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IEEE floatingpoint arithmeticThis chapter describes functions for examining the representation of floating point numbers and controlling the floating point environment of your program. The functions described in this chapter are declared in the header file `gsl_ieee_utils.h'. Representation of floating point numbersThe IEEE Standard for Binary FloatingPoint Arithmetic defines binary formats for single and double precision numbers. Each number is composed of three parts: a sign bit (s), an exponent (E) and a fraction (f). The numerical value of the combination (s,E,f) is given by the following formula, (1)^s (1.fffff...) 2^E The sign bit is either zero or one. The exponent ranges from a minimum value E_min to a maximum value E_max depending on the precision. The exponent is converted to an unsigned number e, known as the biased exponent, for storage by adding a bias parameter, e = E + bias. The sequence fffff... represents the digits of the binary fraction f. The binary digits are stored in normalized form, by adjusting the exponent to give a leading digit of 1. Since the leading digit is always 1 for normalized numbers it is assumed implicitly and does not have to be stored. Numbers smaller than 2^(E_min) are be stored in denormalized form with a leading zero, (1)^s (0.fffff...) 2^(E_min) This allows gradual underflow down to 2^(E_min  p) for p bits of precision. A zero is encoded with the special exponent of 2^(E_min  1) and infinities with the exponent of 2^(E_max + 1). The format for single precision numbers uses 32 bits divided in the following way, seeeeeeeefffffffffffffffffffffff s = sign bit, 1 bit e = exponent, 8 bits (E_min=126, E_max=127, bias=127) f = fraction, 23 bits The format for double precision numbers uses 64 bits divided in the following way, seeeeeeeeeeeffffffffffffffffffffffffffffffffffffffffffffffffffff s = sign bit, 1 bit e = exponent, 11 bits (E_min=1022, E_max=1023, bias=1023) f = fraction, 52 bits It is often useful to be able to investigate the behavior of a calculation at the bitlevel and the library provides functions for printing the IEEE representations in a humanreadable form.
#include <stdio.h> #include <gsl/gsl_ieee_utils.h> int main (void) { float f = 1.0/3.0; double d = 1.0/3.0; double fd = f; /* promote from float to double */ printf(" f="); gsl_ieee_printf_float(&f); printf("\n"); printf("fd="); gsl_ieee_printf_double(&fd); printf("\n"); printf(" d="); gsl_ieee_printf_double(&d); printf("\n"); return 0; } The binary representation of 1/3 is 0.01010101... . The output below shows that the IEEE format normalizes this fraction to give a leading digit of 1, f= 1.01010101010101010101011*2^2 fd= 1.0101010101010101010101100000000000000000000000000000*2^2 d= 1.0101010101010101010101010101010101010101010101010101*2^2 The output also shows that a singleprecision number is promoted to doubleprecision by adding zeros in the binary representation.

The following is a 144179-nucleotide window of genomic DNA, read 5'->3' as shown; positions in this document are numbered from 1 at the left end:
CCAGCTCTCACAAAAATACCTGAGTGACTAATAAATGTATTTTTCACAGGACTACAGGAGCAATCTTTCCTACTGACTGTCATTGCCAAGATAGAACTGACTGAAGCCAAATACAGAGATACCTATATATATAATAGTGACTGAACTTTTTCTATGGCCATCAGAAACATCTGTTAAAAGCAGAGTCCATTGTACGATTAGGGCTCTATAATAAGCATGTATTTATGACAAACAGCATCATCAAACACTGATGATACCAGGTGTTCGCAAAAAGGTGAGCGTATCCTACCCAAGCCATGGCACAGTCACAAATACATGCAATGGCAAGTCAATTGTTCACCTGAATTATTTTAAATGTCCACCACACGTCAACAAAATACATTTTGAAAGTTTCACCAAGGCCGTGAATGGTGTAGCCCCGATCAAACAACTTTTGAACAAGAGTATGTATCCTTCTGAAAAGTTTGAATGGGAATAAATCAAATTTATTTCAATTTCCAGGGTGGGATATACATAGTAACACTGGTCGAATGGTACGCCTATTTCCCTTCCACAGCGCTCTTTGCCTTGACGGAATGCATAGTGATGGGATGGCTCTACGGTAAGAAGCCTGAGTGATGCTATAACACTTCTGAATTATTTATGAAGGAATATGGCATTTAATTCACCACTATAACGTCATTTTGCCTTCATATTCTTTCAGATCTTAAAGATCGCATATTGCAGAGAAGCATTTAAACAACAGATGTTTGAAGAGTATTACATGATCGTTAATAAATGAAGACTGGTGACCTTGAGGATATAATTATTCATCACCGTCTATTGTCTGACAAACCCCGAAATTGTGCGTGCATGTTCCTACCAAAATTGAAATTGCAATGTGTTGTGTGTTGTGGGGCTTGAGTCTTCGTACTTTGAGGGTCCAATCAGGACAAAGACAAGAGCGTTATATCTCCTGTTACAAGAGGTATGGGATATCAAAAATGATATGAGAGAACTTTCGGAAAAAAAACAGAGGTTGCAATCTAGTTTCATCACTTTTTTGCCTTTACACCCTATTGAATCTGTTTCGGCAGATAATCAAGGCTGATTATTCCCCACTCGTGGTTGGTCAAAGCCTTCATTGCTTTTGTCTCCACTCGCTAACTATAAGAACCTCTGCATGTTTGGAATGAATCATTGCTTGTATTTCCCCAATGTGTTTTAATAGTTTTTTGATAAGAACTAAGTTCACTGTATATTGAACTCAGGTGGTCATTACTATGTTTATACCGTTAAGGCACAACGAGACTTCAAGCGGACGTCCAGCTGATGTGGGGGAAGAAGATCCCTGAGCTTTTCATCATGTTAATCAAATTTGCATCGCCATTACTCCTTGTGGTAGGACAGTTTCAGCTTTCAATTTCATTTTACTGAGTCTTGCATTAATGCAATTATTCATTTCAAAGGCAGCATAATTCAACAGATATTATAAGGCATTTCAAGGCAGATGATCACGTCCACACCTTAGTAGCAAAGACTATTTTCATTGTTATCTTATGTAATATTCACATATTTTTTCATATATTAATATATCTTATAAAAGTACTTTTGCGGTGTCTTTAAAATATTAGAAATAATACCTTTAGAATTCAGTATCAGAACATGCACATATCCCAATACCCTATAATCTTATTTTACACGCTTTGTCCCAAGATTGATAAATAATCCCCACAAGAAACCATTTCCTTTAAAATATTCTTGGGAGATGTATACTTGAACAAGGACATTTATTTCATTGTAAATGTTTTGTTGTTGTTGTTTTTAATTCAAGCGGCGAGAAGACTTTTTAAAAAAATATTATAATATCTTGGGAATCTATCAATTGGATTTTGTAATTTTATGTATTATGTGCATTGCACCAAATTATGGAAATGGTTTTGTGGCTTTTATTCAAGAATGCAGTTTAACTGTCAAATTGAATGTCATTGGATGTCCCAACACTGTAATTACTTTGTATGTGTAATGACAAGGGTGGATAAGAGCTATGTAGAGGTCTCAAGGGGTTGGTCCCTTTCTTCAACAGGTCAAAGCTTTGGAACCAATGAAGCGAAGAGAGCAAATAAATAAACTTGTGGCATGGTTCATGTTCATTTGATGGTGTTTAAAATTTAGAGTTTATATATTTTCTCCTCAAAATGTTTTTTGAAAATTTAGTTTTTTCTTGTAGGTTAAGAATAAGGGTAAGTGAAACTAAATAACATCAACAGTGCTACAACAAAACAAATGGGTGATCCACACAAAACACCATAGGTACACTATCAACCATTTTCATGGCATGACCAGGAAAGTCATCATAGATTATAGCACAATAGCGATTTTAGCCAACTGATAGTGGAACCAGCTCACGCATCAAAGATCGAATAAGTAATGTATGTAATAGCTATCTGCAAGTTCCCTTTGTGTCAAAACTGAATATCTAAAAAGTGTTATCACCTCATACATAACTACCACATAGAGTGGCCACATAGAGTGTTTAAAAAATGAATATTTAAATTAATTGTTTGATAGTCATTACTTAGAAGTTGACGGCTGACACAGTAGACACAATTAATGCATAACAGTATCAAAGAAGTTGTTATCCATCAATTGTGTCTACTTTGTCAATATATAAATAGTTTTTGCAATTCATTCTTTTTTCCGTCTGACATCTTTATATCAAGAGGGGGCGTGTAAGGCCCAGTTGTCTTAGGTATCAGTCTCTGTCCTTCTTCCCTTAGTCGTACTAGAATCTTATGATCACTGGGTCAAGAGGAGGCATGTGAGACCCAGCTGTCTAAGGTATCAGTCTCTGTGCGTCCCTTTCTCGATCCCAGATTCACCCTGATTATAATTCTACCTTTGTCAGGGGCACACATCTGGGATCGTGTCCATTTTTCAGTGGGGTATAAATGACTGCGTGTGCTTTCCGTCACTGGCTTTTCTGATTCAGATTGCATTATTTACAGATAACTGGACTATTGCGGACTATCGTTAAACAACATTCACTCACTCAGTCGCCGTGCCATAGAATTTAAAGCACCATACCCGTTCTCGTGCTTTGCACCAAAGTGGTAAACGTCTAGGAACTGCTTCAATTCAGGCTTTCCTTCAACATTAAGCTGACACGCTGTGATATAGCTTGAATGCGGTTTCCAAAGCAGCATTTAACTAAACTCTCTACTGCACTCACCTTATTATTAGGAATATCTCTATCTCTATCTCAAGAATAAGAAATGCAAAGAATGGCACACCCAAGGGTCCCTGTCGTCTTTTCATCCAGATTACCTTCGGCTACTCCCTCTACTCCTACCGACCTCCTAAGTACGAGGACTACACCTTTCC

Setting up your IEEE environmentThe IEEE standard defines several modes for controlling the behavior of floating point operations. These modes specify the important properties of computer arithmetic: the direction used for rounding (e.g. whether numbers should be rounded up, down or to the nearest number), the rounding precision and how the program should handle arithmetic exceptions, such as division by zero.
Many of these features can now be controlled via standard functions such
as
e = 1 + 1/2! + 1/3! + 1/4! + ... = 2.71828182846...
#include <math.h> #include <stdio.h> #include <gsl/gsl_ieee_utils.h> int main (void) { double x = 1, oldsum = 0, sum = 0; int i = 0; gsl_ieee_env_setup (); /* read GSL_IEEE_MODE */ do { i++; oldsum = sum; sum += x; x = x / i; printf("i=%2d sum=%.18f error=%g\n", i, sum, sum  M_E); if (i > 30) break; } while (sum != oldsum); return 0; }
Here are the results of running the program in GSL_IEEE_MODE="roundtonearest" ./a.out i= 1 sum=1.000000000000000000 error=1.71828 i= 2 sum=2.000000000000000000 error=0.718282 .... i=18 sum=2.718281828459045535 error=4.44089e16 i=19 sum=2.718281828459045535 error=4.44089e16
After nineteen terms the sum converges to within
4 \times 10^16 of the correct value.
If we now change the rounding mode to
GSL_IEEE_MODE="rounddown" ./a.out i= 1 sum=1.000000000000000000 error=1.71828 .... i=19 sum=2.718281828459041094 error=3.9968e15
The result is about
4 \times 10^15
below the correct value, an order of magnitude worse than the result
obtained in the
If we change to rounding mode to
Finally we can see the effect of computing the sum using
singleprecision rounding, in the default GSL_IEEE_MODE="singleprecision" ./a.out .... i=12 sum=2.718281984329223633 error=1.5587e07 with an error of O(10^7), which corresponds to single precision accuracy (about 1 part in 10^7). Continuing the iterations further does not decrease the error because all the subsequent results are rounded to the same value. References and Further ReadingThe reference for the IEEE standard is,
A more pedagogical introduction to the standard can be found in the paper "What Every Computer Scientist Should Know About FloatingPoint Arithmetic".
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